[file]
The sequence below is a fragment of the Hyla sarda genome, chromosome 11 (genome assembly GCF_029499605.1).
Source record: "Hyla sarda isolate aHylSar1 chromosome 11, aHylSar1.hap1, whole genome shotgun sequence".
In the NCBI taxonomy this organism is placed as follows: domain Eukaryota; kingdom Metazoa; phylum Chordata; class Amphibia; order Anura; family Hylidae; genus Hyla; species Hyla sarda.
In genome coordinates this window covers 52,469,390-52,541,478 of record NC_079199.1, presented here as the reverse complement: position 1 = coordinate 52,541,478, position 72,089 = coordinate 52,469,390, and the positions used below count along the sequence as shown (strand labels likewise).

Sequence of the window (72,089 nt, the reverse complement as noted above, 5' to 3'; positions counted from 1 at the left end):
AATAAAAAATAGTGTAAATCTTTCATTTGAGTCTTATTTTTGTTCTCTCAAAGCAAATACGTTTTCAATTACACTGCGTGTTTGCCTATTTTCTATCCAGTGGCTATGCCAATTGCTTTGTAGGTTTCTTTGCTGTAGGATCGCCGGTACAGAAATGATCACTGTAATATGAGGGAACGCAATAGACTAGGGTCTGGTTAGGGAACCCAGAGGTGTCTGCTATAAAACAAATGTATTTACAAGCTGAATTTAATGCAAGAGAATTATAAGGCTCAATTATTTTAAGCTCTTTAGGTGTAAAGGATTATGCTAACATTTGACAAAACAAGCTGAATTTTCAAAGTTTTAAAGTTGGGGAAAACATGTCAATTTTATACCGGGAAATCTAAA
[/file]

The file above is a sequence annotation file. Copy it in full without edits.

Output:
The sequence below is a fragment of the Hyla sarda genome, chromosome 11 (genome assembly GCF_029499605.1).
Source record: "Hyla sarda isolate aHylSar1 chromosome 11, aHylSar1.hap1, whole genome shotgun sequence".
In the NCBI taxonomy this organism is placed as follows: domain Eukaryota; kingdom Metazoa; phylum Chordata; class Amphibia; order Anura; family Hylidae; genus Hyla; species Hyla sarda.
In genome coordinates this window covers 52,469,390-52,541,478 of record NC_079199.1, presented here as the reverse complement: position 1 = coordinate 52,541,478, position 72,089 = coordinate 52,469,390, and the positions used below count along the sequence as shown (strand labels likewise).

Sequence of the window (72,089 nt, the reverse complement as noted above, 5' to 3'; positions counted from 1 at the left end):
AATAAAAAATAGTGTAAATCTTTCATTTGAGTCTTATTTTTGTTCTCTCAAAGCAAATACGTTTTCAATTACACTGCGTGTTTGCCTATTTTCTATCCAGTGGCTATGCCAATTGCTTTGTAGGTTTCTTTGCTGTAGGATCGCCGGTACAGAAATGATCACTGTAATATGAGGGAACGCAATAGACTAGGGTCTGGTTAGGGAACCCAGAGGTGTCTGCTATAAAACAAATGTATTTACAAGCTGAATTTAATGCAAGAGAATTATAAGGCTCAATTATTTTAAGCTCTTTAGGTGTAAAGGATTATGCTAACATTTGACAAAACAAGCTGAATTTTCAAAGTTTTAAAGTTGGGGAAAACATGTCAATTTTATACCGGGAAATCTAAA